CS Interview: Director Joe Dante on Nightmare Cinema & More!
ComingSoon.net was lucky enough to have a great 1:1 chat with directing legend Joe Dante (Gremlins, The Howling, The ‘burbs) about the new anthology movie he contributed to titled Nightmare Cinema which opens today in select theaters and on VOD! We also talked about his great new podcast The Movies That Made Me, why he never made a Stephen King movie and more! Check out the full interview below!
A series of down-on-their-luck individuals enter the decrepit and spine-chilling Rialto theater, only to have their deepest and darkest fears brought to life on the silver screen by The Projectionist – a mysterious, ghostly figure who holds the nightmarish futures of all who attend his screenings. By the time our patrons realize the truth, escape is no longer an option. For once the ticket is torn, their fate is sealed at Nightmare Cinema.
The film features a slate of talented directors for the horror genre that is made up of Alejandro Brugués (Juan of the Dead), Ryûhei Kitamura (The Midnight Meat Train), David Slade (30 Days of Night), Joe Dante (Gremlins) and Mick Garris (Stephen King’s The Stand). It also features a large cast of heavyweights including Oscar-nominee Rourke, three time Golden Globe-winner Richard Chamberlain (Twin Peaks), Patrick Wilson (The Conjuring 2, Aquaman), Elizabeth Reaser (The Haunting of Hill House) and Adam Godley (Lodge 49).
Garris is also producing via his Nice Guy Productions. Courtney Solomon and Mark Canton from Cinelou and 2016 Blood List Alumni Joe Russo round out the rest of the producing team. Good Deed Entertainment’s Scott Donley and Lenny Shapiro, as well as The Fyzz Facility’s Wayne Marc Godfrey and Robert Jones will serve as Executive Producers, along with Cinelou Films’ Scott Karol.
Nightmare Cinema held its debut at the Fantasia International Film Festival in July 2018 and has earned highly positive reviews from critics, maintaining an 86% approval rating from critics on review aggregate Rotten Tomatoes based on 22 reviews. It is set for a limited theatrical and video-on-demand release on June 21.
ComingSoon.net: Having met “Nightmare Cinema” producer Mick Garris I can say he’s an almost ludicrously amiable guy.
Joe Dante: The name of his company is Nice Guy Productions. (laughs)
CS: Exactly, exactly. What’s the worst argument you’ve ever gotten into with Mick Garris?
Dante: I don’t think I’ve ever gotten into an argument with Mick Garris. You know, the appeal of Mick is that he is just so happy to be doing what he’s doing. He’s a fan, as many of us are, who’s getting to do what he wants, what he likes. And also, he writes. He writes books and stuff, so his creative outlets are fulfilled. He’s also a guy who is pretty indefatigable in terms of pursuing his dreams. This movie “Nightmare Cinema” is something he’s been working on for 10 years. Ever since “Masters of Horror” went off the air, he’s been trying to reboot it as an international franchise, which would have multiple stories by filmmakers from overseas. And he was never able to get it up and running as a TV show, probably because anthology shows are hard to sell because you can’t amortize the sets. You can’t use them over and over again. You have to build new ones, so people don’t like that, unless you’re this movie studio, in which case you’ve got a backlot and you can repurpose the backlot so you can save money there. But if it’s an independent movie, you’ve got to go in a different location for every story. So that becomes pretty expensive. He managed to finally get this thing made as a feature film, what is, I think, hoped to be one of several feature films that might come out with that moniker. He managed to get it financed and produced and finished and shot. And I really take my hat off to him.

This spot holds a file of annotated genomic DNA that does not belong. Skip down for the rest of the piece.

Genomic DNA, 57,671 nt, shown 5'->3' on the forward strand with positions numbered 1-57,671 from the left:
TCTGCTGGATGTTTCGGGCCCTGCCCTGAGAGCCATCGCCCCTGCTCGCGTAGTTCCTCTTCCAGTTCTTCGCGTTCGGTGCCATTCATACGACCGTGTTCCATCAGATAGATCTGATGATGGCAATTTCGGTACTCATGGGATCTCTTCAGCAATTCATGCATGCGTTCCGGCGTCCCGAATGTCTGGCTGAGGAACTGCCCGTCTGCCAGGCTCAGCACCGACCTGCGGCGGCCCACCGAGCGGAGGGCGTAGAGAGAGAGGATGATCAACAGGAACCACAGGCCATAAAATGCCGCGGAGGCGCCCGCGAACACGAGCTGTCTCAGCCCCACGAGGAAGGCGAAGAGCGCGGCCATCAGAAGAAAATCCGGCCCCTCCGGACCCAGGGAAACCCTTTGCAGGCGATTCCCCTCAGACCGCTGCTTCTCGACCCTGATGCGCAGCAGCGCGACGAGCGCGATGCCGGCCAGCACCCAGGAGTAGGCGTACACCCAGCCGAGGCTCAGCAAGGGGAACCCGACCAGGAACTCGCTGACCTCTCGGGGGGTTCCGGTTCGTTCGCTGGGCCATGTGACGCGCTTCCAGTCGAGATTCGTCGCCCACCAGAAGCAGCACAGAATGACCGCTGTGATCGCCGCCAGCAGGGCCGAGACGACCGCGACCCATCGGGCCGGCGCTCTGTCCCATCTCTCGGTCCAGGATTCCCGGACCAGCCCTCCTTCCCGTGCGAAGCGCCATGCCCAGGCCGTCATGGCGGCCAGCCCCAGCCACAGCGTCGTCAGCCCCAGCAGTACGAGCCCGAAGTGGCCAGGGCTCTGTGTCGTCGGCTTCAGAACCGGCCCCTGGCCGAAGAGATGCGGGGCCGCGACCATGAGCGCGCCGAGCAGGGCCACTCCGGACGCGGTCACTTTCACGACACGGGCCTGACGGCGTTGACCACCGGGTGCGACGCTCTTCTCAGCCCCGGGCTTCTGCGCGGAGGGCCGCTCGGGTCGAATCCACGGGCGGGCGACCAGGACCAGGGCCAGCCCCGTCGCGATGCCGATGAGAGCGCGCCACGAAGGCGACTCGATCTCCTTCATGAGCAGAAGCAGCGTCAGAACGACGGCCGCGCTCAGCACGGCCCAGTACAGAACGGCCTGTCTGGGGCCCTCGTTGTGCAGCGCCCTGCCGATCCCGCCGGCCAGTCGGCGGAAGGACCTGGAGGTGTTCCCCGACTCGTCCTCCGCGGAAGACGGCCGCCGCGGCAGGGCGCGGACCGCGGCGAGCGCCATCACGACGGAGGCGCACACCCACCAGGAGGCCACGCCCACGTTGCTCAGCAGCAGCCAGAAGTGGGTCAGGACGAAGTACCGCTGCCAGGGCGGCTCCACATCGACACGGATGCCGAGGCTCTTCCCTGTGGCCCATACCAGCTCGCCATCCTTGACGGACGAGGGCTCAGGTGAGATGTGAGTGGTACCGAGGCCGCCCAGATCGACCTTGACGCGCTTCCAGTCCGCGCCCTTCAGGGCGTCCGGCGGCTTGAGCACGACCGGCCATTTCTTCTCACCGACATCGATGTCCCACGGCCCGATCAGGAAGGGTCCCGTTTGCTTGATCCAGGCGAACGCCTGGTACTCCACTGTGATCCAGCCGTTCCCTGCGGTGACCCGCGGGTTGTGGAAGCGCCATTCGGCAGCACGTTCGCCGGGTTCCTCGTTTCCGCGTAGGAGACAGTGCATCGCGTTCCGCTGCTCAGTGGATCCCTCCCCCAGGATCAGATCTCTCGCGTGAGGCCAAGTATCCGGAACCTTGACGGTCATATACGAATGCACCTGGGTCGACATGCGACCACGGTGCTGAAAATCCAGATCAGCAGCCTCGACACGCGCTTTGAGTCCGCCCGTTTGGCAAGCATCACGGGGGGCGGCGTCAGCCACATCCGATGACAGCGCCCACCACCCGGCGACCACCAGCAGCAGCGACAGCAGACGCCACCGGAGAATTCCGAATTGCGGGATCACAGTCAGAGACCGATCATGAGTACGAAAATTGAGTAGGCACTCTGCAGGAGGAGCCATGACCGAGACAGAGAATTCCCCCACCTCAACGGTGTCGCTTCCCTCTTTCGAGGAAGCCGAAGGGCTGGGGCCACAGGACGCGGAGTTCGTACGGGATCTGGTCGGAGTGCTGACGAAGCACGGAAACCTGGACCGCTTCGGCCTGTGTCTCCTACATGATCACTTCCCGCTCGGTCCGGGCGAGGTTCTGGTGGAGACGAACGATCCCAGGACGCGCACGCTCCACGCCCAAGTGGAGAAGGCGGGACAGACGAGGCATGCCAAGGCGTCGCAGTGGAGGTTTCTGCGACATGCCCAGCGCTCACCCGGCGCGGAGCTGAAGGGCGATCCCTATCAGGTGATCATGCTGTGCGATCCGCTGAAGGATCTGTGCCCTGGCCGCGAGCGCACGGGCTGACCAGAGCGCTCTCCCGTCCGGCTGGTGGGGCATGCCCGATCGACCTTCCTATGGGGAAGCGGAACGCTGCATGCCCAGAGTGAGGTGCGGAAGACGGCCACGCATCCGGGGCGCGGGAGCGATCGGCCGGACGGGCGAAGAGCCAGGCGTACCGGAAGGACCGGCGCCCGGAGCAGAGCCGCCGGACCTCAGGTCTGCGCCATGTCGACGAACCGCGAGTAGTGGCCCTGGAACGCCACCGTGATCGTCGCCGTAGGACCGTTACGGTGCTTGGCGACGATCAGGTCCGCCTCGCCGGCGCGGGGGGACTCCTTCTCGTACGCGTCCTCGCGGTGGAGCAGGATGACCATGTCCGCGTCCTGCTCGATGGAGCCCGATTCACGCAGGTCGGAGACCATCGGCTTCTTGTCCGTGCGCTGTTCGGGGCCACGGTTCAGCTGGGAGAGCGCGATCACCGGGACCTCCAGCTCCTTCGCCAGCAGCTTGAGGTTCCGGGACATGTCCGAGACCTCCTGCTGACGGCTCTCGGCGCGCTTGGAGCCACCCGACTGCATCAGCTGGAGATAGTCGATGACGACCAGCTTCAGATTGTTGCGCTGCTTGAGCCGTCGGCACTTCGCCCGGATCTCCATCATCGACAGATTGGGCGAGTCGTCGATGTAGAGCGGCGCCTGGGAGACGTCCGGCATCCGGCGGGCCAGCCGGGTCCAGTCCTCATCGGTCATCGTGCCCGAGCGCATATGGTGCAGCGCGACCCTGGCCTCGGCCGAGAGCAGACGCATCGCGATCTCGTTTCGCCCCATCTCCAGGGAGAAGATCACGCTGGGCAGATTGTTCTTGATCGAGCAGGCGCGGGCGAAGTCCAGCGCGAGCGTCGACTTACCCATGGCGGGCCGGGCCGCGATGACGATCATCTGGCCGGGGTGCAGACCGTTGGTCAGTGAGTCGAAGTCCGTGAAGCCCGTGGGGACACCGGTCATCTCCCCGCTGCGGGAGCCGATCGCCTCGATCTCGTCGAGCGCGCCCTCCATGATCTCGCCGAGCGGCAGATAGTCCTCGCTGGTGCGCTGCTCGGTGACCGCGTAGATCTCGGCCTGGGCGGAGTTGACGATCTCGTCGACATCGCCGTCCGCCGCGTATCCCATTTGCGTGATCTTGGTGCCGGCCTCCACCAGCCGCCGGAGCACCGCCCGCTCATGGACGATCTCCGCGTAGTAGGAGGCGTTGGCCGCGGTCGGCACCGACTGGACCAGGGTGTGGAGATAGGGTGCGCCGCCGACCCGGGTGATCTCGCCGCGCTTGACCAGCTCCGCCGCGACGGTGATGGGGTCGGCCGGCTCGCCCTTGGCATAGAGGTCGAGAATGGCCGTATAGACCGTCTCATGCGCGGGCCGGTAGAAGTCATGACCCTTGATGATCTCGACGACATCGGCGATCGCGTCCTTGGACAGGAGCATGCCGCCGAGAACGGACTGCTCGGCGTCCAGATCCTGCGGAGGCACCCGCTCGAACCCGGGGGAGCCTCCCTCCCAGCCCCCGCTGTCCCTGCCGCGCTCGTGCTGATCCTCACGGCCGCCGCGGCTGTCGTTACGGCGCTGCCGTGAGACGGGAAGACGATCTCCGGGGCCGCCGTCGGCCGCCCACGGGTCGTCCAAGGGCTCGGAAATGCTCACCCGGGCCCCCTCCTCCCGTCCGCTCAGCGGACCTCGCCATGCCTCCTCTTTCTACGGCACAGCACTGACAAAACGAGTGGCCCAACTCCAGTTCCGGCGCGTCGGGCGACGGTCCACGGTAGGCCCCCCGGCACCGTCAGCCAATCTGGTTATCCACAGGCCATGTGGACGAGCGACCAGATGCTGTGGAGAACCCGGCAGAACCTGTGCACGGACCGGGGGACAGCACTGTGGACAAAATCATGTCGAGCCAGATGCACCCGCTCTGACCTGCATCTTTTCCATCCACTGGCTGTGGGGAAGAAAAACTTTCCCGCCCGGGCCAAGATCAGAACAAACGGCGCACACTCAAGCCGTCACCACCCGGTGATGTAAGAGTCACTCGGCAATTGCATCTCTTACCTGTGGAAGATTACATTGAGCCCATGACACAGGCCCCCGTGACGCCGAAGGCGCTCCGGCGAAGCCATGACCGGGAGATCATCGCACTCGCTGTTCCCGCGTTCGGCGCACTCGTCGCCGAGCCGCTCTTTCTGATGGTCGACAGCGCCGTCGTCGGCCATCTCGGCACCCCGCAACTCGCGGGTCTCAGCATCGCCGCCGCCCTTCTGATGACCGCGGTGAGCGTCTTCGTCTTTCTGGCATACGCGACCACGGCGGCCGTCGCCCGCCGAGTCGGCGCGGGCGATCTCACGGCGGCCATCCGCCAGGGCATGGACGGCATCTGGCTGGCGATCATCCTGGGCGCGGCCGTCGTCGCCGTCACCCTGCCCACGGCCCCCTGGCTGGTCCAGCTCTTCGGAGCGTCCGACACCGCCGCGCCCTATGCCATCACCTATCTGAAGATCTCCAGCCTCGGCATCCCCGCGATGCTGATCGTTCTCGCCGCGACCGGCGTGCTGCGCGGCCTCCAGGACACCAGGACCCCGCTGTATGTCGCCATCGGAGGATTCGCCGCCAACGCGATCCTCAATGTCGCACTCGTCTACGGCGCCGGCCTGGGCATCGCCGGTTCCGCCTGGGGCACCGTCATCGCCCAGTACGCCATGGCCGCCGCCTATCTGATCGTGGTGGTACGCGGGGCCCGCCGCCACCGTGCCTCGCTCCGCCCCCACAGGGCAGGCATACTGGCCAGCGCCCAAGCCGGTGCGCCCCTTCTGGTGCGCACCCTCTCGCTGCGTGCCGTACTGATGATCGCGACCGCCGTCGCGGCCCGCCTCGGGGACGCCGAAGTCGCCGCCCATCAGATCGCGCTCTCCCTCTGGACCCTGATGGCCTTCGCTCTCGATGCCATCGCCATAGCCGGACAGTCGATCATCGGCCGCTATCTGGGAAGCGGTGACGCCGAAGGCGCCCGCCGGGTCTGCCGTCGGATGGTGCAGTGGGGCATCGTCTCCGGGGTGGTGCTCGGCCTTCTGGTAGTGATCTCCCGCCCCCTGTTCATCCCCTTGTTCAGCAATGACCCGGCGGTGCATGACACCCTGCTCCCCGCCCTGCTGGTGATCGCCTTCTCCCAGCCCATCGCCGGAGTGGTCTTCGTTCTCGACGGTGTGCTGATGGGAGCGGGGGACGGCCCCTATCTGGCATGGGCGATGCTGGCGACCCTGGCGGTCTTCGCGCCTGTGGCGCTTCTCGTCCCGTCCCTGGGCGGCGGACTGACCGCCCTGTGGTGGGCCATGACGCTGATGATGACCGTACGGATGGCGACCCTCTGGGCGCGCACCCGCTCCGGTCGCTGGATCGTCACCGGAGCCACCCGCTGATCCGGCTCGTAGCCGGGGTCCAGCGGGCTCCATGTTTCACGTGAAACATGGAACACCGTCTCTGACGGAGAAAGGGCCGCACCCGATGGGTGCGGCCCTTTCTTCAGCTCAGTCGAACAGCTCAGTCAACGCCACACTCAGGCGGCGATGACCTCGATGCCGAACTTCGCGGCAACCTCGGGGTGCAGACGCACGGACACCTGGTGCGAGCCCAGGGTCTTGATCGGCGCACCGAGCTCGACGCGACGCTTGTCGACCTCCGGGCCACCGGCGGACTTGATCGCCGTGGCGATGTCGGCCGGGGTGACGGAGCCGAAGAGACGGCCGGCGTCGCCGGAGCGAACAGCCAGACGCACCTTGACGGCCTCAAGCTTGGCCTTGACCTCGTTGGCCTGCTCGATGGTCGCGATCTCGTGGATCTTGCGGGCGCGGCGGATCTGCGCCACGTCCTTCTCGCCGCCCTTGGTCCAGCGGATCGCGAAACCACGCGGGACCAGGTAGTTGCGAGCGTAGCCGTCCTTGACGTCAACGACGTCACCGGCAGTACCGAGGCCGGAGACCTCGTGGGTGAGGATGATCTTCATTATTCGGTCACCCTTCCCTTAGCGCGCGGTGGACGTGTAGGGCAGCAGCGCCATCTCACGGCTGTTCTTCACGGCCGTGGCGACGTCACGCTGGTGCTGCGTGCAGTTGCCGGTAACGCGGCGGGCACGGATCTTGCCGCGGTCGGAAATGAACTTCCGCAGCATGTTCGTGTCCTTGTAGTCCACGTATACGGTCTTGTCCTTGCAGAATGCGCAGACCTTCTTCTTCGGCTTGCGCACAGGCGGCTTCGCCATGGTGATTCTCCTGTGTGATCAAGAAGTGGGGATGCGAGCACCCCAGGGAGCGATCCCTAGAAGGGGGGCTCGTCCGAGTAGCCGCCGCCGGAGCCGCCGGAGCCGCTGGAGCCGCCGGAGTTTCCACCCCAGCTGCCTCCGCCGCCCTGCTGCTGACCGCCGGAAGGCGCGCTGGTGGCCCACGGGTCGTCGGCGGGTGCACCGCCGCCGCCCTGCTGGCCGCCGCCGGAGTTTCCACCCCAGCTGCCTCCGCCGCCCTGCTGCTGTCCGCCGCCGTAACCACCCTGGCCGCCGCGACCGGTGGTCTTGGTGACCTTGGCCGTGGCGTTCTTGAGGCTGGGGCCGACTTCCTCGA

CS: It’s been almost a year since I’ve seen the film. In that interim, has there been any movement or is it kind of a wait and see now that it’s getting released?
Dante: Well, getting the picture finished is one thing, then getting a distributor is another. So there were production companies involved, who obviously paid to get the picture finished and make a print. But as far as getting it distributed, we’ve been fairly lucky because this company Cranked Up Films, who I frankly never heard of, has managed to get theatrical dates for this thing. And as you know, if you saw the movie with an audience, it’s an audience movie. It’s not a “watch it on your computer” movie. It’s an “oh my god, this is so much fun” with people who are having fun watching it. This genre in particular, this one and comedies, they need an audience. The movie feeds off the audience reaction. If you don’t have an audience, you don’t have any reaction. So we were really lucky to be able to score as limited a theatrical release as there is. I would like to think that people who do see it with an audience are going to come out talking about it to the point where we can get more people to see it or hold it over or whatever, or maybe get more theaters, I don’t know.
CS: Your segment is a lot more a pure horror film for you. It’s not very satiric like your usual stuff. It’s very gruesome. Has it opened people’s minds up a little bit to what you might be capable of within the genre? That you’re not just the zany horror comedy guy?
Dante: I don’t know about that. I think if anybody’s bothered to pay attention they probably know what I’m capable of and what I’m not capable of. So I didn’t take this as if I was proving anything. I did this basically to help make it out and try to get it made.
CS: That brings up an interesting point because guys like John Carpenter and John Landis and Don Coscarelli and all these amazing directors that did the “Masters of Horror” series have really had to struggle to get any features off the ground. When I look at a company like Blumhouse, which sort of prides itself on being a nexus of horror, I kind of wonder why they haven’t extended olive branches to the “Masters of Horror”?